Simon Fraser head women's basketball coach Bruce Langford reached the 500-win milestone on Saturday with a win over Western Washington. (Photo by Howard Tsumura property of 2019. All Rights Reserved)
Feature University Women's Basketball

Bruce Langford: Simon Fraser women’s head basketball coach reaches 500-win milestone with Seniors’ Night win over WWU! “Who would have thought a 51-year-old high school coach could get 500 wins? Not me!”

BURNABY MOUNTAIN — It was about two years ago that Bruce Langford decided to make a donation.

Just ahead of his 70th birthday, Simon Fraser’s longtime women’s basketball coach decided to pay forward his own hoops education by packing up his 100 or so coaching books and manuals so that the impressionable minds of the future could partake in his carefully curated archive of learning.

Ask Langford about the day-to-day life of a devoted basketball coach and he, like all the greats, will tell you that the learning never stops.

The big difference?

At the age of 72, one of Canada’s winningest university basketball coaches of all time just keeps doing it by the book, even though he gave them all away.

On Saturday at the West Gym, at its annual Senior’s Night season-ending clash against rival Western Washington, Langford coached the Simon Fraser Red Leafs to a 68-67 win over the Vikings, giving him the 500th win of his career in this his 23rd season at the helm of the women’s program atop Burnaby Mountain.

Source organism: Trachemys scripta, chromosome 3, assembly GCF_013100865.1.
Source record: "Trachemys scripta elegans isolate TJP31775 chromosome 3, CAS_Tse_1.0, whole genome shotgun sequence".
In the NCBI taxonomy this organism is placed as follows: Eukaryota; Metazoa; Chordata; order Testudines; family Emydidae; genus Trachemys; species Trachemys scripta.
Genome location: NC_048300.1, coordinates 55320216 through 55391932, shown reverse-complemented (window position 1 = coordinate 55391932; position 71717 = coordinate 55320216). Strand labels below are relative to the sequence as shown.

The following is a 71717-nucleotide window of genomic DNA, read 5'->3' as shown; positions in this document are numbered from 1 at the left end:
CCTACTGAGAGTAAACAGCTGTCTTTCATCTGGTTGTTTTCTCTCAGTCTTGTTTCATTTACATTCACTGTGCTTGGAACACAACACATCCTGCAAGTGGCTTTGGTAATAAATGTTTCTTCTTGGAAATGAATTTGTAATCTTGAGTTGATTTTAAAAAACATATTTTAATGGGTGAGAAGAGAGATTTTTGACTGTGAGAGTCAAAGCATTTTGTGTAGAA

“Who would have ever thought that a 51-year-old high school coach would get a (head coaching) job at a university and win 500 games,” stated Langford late Saturday night while sitting the stands at the Langley Events Centre to cheer on his younger brother Paul Langford, who was about to lead his Riverside Rapids into the B.C. senior girls Quad-A title game against North Delta’s Seaquam Seahawks. “Really, who would have thought that? Not me.”


For all of his successes, including five U SPORTS national titles at SFU and a pair of NCAA Div. 2 Sweet 16 appearances, Langford took an unconventional path to 500 wins.

He never played the game, learned about how to coach by watching, asking others and especially reading those old coaching manuals.

He would build a dynasty at Heritage Park in Mission where he led the Highlanders to back-to-back B.C. top-tiered 3A titles in 2000 and 2001.

Bruce Langford began his Simon Fraser coaching career in 2001-02 and is well into his third decade at the helm. (Photo property of SFU athletics. All Rights Reserved)

Then, after winning that second title, he replaced Allison McNeill, the legendary former Canadian national team coach and the person who brought attention to the women’s program atop Burnaby Mountain by not only laying its foundation but raising its bar to the daily expectation of national championship aspiration.

McNeill went 363-79 over a 13-season run which included 11 NAIA national tourney appearances and two trips to the national championship game.

Langford’s generational stay at SFU is likely unique to the college basketball world.

To amass 500 wins as a rookie start-up college coach after the age of 50 would seem unprecedented.

Since moving to the NCAA Div. 2 ranks in 2010-11, with standouts like Nayo Rancock-Ekunwe, Erin Chambers, Kristina Collins, Jessica Jones, Ellen Kett and Jessica Wisotzki, the program has, as mentioned, twice qualified for the NCAA Sweet 16.

This season there are currently only five men’s Div. 1 coaches active past the age of 70.

They are Mike D’Antoni (76), Leonard Hamilton of Florida State (75), Fran Dunphy of La Salle (75), Jim Larranaga of Miami (74) and Rick Pitino of St. John’s (71).